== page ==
Physical attractiveness is another characteristic of a defendant that may affect jury decision making. It is argued that attractive people are rarely considered to behave as criminals. Dion, Berschied and Hatfeild (1972) coined a classic expression “what is beautiful is good.” this was to demonstrate that attractive people have a considerable advantage in life. In another study Stewart (1985) found a correlation between attractiveness of a defendant and severity of the punishment given that was the more attractive the less the sentence they would receive. Also Saladin et al (1988) should participants’ photos of men judged capability to commit murder and armed robbery. Results were that attractive men were less likely to commit either crimes. Limitations to this are that if attractive individuals appear to abuse their good looks for example con people then the halo effect advantage is lost. Also that research may reflect a publication bias in that studies finding no link between defendant features and jury decisions may not be published.

There are also psychological influences that have an effect on jury decision making process such as conformity, labeling, horns/halo effect. Conformity or majority influence was carried out in an experiment by Solomon Ach where he aimed to investigate the effects of group pressure on individuals in an unambiguous situation. He aimed to find out how individuals would give an answer when approached with an obvious incorrect answer and to whether individuals would give an answer which perpetuated this error. Thereby confirming or would give an independant response. He hypothesised that the majority of people would not conform to something obviously incorrect. Smith and Mackie (1995) suggest that there are factors why the majority view is influential and Hinsz and Davis (1994) found more varied opinions resulted in a greater shift. Another factor would be deeper discussion. Stasser and Stewart (1992) gave some information to the majority and some to a single individual. When instructed to share all information they focused on shared information and excluded the non shared informations. Also, greater influence of knowing the majority of people are on your side results in more forthright, argumentative and compelling views by Kerr et al (1987).

Labeling theory is another psychological influence on jury decision making. It suggests that people come to identify and behave in ways that reflect how others label them. It was argued that labels have the power of a master status for example ‘criminal’ may override other statuses such as the father or husband. This was by Becker (1963) a person’s social identity can be altered radically by labelling. They end up in self fulfilling prophecies after seeing others with similar identities and values. This is then when someone is labeled a criminal and reoffender will subsequently influence jury decision making. So does expert testimony once a person is labelled as deviant it is difficult to remove that label.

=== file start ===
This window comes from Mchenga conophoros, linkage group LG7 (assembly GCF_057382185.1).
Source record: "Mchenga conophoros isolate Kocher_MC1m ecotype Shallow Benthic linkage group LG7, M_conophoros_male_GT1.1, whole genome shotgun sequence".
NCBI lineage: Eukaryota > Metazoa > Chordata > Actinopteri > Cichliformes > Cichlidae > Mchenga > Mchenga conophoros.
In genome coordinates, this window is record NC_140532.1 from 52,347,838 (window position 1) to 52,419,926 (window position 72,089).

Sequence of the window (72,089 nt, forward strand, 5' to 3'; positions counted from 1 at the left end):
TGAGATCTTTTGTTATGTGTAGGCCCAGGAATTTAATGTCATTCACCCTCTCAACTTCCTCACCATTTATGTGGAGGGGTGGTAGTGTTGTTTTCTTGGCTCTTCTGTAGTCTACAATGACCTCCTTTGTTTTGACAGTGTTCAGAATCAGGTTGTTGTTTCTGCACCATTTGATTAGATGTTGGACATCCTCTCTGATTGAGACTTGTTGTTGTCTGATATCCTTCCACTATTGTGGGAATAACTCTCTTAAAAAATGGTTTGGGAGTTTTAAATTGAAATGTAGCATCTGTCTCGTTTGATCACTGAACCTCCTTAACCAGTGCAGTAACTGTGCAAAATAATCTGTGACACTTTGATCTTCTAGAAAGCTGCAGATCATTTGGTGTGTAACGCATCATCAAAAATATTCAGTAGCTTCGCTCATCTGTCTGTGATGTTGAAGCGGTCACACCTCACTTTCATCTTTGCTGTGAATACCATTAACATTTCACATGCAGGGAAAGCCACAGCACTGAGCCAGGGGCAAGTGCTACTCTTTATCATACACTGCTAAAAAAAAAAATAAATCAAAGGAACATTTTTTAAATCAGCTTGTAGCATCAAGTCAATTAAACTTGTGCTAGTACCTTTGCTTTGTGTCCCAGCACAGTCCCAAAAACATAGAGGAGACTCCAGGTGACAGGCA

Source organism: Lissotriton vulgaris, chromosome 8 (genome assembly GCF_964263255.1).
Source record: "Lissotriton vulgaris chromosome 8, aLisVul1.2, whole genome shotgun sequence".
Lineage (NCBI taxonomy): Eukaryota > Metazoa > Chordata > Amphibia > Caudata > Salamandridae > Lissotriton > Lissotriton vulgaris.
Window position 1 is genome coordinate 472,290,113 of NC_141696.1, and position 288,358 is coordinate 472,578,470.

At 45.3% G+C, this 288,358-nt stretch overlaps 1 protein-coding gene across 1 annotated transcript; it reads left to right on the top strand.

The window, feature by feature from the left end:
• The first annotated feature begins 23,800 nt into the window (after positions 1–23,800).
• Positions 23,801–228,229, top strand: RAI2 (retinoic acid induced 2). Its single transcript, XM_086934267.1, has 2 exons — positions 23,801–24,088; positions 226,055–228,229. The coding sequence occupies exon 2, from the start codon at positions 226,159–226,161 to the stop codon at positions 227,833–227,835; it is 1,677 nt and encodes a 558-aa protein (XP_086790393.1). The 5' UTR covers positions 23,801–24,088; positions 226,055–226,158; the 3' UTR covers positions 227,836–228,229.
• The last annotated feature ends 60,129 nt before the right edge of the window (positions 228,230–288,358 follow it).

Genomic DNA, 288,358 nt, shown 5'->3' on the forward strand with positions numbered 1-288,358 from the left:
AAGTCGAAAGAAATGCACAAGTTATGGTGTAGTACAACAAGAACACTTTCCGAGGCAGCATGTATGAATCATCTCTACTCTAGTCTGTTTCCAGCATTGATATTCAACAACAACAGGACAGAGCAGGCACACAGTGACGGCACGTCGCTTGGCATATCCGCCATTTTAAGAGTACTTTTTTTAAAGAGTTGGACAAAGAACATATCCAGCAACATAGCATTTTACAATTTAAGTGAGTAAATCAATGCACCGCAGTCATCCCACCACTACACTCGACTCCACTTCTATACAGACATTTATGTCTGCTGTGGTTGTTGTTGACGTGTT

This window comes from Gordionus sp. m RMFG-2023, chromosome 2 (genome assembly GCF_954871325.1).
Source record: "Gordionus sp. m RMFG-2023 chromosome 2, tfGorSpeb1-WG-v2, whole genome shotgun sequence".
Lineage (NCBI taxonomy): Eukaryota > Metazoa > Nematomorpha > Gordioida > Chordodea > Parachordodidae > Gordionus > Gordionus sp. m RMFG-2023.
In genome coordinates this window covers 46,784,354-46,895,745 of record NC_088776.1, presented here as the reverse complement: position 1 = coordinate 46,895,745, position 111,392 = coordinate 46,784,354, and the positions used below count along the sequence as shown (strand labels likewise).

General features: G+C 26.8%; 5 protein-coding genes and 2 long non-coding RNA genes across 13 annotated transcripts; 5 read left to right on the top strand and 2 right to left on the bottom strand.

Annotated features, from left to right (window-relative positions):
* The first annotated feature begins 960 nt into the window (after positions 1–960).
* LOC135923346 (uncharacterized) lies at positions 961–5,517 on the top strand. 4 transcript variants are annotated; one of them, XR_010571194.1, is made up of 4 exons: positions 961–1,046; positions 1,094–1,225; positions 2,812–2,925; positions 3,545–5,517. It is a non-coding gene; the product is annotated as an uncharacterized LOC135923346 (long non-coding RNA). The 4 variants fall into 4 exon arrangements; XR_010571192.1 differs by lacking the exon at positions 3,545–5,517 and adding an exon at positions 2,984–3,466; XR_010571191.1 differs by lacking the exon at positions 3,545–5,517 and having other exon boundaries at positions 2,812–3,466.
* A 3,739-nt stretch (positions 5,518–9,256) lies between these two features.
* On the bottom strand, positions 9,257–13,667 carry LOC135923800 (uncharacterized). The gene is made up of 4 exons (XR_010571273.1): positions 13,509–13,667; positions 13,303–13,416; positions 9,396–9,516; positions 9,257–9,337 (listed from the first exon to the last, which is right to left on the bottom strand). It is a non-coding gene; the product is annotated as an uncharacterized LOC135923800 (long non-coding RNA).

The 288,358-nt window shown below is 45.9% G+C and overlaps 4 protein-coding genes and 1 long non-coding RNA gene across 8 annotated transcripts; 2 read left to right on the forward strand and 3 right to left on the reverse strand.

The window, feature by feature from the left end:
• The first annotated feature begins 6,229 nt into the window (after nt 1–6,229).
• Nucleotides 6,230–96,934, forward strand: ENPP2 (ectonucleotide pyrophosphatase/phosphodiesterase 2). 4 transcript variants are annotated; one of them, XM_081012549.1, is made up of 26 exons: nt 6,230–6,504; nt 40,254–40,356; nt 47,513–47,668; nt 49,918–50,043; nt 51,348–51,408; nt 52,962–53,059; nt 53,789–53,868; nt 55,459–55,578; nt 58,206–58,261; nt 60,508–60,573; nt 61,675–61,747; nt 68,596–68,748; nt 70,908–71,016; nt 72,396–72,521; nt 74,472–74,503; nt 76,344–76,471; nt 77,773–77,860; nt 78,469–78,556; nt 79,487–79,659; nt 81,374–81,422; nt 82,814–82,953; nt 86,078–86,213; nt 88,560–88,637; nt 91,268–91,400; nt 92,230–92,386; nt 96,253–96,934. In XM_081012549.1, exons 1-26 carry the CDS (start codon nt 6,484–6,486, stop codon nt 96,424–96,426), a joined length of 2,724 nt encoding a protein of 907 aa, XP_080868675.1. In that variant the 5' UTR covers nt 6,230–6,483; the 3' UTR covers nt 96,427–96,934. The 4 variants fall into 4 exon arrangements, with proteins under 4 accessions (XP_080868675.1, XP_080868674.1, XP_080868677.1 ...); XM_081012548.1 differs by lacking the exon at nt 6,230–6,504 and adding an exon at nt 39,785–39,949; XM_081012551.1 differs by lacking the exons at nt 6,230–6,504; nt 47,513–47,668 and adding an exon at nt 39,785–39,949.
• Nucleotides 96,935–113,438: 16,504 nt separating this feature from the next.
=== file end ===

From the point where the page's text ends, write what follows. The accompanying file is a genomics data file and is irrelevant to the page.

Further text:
It can be argued that forensic psychology is a very much effective tool in criminal investigations. It supports investigations by understanding the psychology finding explanations why people commit crimes, and coming up with theories of crime. Therefore forensics psychology is a crucial blend of both psychology and the criminal justice system. The use of forensic psychology not only leads to the investigation of crime, but an investigation of the person behind it, too. Forensic psychologists have also constructed tests that could be used in judicial proceedings in which they suggested that the time it takes for a person to answer a question could be a factor in determining guilt or innocence.

Forensic psychology has made considerable contribution to policing for example offender profiling where it has been proved that the benefits were seen mainly not so much in identifying the offender but rather in having a second opinion intelligent to provide new ways of approaching the case. Profiling thus assist in solving crimes but its effect is indirect rather than direct as legal decision are made on intuition and experience. But there are not reliable hence the introduction of forensic psychology which helps in having an indepth look into the matter. It also identified methods to improve witness testimony by considering improving reliability of identification that is improvement of identikits and improving identity parades and the use of an innovative interviewing technique known as cognitive interview. Also in consideration was variables in eyewitness testimony as it maybe inexact because memory under any circumstances is subject to inaccuracy. In UK at the present there is little consistency of approach therefore overall assessment of its usefulness is difficult if not impossible.

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Evaluation of the Effectiveness of Forensic Psychology in Supporting the Investigation of Crime. (2020, October 31). GradesFixer. Retrieved May 17, 2022, from https://gradesfixer.com/free-essay-examples/evaluation-of-the-effectiveness-of-forensic-psychology-in-supporting-the-investigation-of-crime/
“Evaluation of the Effectiveness of Forensic Psychology in Supporting the Investigation of Crime.” GradesFixer, 31 Oct. 2020, gradesfixer.com/free-essay-examples/evaluation-of-the-effectiveness-of-forensic-psychology-in-supporting-the-investigation-of-crime/
Evaluation of the Effectiveness of Forensic Psychology in Supporting the Investigation of Crime. [online]. Available at: <https://gradesfixer.com/free-essay-examples/evaluation-of-the-effectiveness-of-forensic-psychology-in-supporting-the-investigation-of-crime/> [Accessed 17 May 2022].
Evaluation of the Effectiveness of Forensic Psychology in Supporting the Investigation of Crime [Internet]. GradesFixer. 2020 Oct 31 [cited 2022 May 17]. Available from: https://gradesfixer.com/free-essay-examples/evaluation-of-the-effectiveness-of-forensic-psychology-in-supporting-the-investigation-of-crime/